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Monday, 30 September, 2002, 21:01 GMT 22:01 UK
US lawmakers push diplomacy in Iraq
US congressmen in Iraq, from left: David Bonior, Mike Thompson and Jim McDermott with an unidentified Iraqi official
The congressmen brought an anti-war message
Three US lawmakers visiting Baghdad have urged both Iraqi leader Saddam Hussein and US President George Bush to let weapons inspectors do their work in peace.

They stressed there was still a diplomatic way out of the current stand-off, which has the US threatening military action to rid Iraq of the weapons of mass destruction that it alleges Baghdad is hoarding.

Mike Thompson talks to a patient in a hospital through an interpreter
The politicians wanted to see the humanitarian situation for themselves
Correspondents say the three men - all from the Democratic Party - are a sign of the divisions within US politics over action in Iraq. President Bush is currently pushing Congress to give him the power he wants to attack Iraq if necessary.

The three members of the House of Representatives - David Bonior, Jim McDermott and Mike Thompson - have been in Iraq for four days to assess the humanitarian situation.

At the end of their stay, they pressed both the Iraqi and the US administrations to give the return of the weapons inspectors a chance.

Open in new window : Iraq Weapons
Iraqi chemical and biological weapons

Mr Thompson, of Michigan, said: "There is a way to solve this crisis without war.

"It is for the Iraqis not to interfere and for the United States not to interfere in the inspections process."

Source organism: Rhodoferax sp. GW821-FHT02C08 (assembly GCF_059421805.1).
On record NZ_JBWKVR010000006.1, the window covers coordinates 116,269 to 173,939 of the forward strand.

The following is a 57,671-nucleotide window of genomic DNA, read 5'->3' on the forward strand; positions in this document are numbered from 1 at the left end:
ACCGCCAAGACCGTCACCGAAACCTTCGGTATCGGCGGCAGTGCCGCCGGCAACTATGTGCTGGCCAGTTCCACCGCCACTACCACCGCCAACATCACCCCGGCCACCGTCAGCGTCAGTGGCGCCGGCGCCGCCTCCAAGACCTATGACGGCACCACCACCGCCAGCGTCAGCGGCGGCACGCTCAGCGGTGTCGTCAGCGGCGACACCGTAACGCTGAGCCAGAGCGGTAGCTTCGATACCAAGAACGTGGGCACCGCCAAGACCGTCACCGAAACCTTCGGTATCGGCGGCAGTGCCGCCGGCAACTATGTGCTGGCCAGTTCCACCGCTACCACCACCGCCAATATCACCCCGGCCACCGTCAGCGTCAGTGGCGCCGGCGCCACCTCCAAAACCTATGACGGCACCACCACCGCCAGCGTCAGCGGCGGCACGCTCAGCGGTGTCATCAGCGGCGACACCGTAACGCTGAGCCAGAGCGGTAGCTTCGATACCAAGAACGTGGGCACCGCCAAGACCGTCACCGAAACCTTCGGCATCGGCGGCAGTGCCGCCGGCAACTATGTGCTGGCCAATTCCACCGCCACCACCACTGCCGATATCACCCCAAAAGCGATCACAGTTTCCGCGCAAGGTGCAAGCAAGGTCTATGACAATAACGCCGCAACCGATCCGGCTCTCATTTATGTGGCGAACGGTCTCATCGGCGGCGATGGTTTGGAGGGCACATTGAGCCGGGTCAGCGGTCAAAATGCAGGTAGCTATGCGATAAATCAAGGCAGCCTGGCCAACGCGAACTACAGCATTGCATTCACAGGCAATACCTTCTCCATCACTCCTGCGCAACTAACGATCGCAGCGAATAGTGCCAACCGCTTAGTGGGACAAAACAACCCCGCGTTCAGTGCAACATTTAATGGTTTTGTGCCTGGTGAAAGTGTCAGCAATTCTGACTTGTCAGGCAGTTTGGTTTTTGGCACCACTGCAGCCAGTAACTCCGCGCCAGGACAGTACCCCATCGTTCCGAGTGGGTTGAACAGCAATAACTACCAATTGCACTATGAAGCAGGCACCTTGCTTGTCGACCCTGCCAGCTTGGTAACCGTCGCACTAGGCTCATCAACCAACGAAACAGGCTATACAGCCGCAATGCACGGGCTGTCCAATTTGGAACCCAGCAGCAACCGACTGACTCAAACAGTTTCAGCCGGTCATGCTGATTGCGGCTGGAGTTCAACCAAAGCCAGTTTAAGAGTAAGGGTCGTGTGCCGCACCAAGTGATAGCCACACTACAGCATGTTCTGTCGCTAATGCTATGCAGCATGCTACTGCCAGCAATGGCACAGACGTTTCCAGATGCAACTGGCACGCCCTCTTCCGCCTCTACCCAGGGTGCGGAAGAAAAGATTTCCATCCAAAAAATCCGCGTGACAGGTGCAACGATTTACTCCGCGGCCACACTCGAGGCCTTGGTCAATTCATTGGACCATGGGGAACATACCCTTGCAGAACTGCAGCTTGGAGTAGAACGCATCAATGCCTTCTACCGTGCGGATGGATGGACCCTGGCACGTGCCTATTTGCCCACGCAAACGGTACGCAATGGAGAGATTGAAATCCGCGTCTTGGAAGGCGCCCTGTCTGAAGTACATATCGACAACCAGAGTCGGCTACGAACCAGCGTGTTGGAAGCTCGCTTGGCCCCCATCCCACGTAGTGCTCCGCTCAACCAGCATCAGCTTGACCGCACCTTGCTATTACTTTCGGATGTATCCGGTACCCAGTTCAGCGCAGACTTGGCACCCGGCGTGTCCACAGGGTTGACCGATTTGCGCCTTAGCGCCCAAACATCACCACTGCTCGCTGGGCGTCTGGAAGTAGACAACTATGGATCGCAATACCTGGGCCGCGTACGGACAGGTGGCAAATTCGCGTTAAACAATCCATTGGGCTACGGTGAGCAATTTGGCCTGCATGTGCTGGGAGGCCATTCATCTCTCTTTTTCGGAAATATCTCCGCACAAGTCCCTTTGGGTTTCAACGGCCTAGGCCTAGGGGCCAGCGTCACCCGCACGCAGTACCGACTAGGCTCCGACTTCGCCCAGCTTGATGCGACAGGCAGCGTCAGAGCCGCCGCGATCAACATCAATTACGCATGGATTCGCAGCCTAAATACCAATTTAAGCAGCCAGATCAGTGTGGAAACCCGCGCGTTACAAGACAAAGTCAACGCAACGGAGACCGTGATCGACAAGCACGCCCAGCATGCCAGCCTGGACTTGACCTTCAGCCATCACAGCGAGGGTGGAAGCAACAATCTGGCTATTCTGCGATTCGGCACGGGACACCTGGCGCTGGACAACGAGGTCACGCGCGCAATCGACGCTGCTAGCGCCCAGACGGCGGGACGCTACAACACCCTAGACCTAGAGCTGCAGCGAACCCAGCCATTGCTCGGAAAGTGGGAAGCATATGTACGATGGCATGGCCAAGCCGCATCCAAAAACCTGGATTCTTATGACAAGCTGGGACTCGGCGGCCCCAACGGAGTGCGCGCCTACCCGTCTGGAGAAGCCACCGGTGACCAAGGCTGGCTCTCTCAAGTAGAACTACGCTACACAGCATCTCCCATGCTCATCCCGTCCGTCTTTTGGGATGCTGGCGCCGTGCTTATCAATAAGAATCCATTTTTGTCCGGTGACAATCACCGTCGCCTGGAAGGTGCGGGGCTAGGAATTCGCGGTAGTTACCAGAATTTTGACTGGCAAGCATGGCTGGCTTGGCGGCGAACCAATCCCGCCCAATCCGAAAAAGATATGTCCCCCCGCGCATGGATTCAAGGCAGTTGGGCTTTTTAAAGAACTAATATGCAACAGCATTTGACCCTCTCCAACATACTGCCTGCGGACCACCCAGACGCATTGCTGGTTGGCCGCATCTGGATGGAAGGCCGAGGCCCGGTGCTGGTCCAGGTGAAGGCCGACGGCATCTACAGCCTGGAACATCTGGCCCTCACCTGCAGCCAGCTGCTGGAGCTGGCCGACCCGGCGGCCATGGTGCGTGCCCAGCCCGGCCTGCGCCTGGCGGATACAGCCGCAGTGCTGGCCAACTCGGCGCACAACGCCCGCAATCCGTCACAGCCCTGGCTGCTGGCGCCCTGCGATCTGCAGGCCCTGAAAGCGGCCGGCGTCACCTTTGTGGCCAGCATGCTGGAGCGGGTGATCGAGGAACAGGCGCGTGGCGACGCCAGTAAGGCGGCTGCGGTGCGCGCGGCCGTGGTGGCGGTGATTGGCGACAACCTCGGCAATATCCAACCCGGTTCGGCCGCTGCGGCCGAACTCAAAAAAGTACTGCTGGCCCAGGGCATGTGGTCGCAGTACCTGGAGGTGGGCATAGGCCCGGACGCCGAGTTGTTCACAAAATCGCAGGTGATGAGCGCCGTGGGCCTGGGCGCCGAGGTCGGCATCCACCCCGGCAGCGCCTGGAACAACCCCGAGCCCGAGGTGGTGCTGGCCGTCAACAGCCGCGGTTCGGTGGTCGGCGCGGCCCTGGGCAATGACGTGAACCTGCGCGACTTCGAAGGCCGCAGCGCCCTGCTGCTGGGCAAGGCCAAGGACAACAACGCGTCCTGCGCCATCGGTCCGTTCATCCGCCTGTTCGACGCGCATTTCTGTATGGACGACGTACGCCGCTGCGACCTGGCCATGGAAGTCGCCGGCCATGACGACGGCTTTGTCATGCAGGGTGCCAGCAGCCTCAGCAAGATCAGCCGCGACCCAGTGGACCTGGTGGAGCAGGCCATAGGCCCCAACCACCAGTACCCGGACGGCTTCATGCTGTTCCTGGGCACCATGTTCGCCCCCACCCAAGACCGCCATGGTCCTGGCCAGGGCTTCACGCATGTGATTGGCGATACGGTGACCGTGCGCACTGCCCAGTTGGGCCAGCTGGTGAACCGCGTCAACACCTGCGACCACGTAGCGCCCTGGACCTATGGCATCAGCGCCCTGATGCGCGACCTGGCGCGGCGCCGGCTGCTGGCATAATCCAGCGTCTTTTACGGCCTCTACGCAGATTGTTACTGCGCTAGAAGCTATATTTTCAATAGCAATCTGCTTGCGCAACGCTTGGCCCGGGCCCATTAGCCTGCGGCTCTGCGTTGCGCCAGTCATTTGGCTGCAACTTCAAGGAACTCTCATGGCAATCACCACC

Americans 'undecided'

Mr McDermott, of Washington state, said the US should concentrate on making sure Iraq was safe, not toppling its leader.

Representative Jim McDermott walks past a picture of Saddam Hussein
Jim McDermott said former President Jimmy Carter could monitor inspections
"Regime change requires war, disarming can be done diplomatically," he said.

Mr McDermott said the American people had not made up its mind and were debating the need for action as were the rest of the world.

He also suggested that former President Jimmy Carter, who has become involved in peace-making and monitoring elections, could check that the UN inspectors were allowed to do their checks unhindered.

The return of weapons inspectors is currently being discussed by UN and Iraqi representatives in Vienna.


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30 Sep 02 | Middle East
30 Sep 02 | Americas
30 Sep 02 | Middle East
30 Sep 02 | Europe
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29 Sep 02 | Middle East
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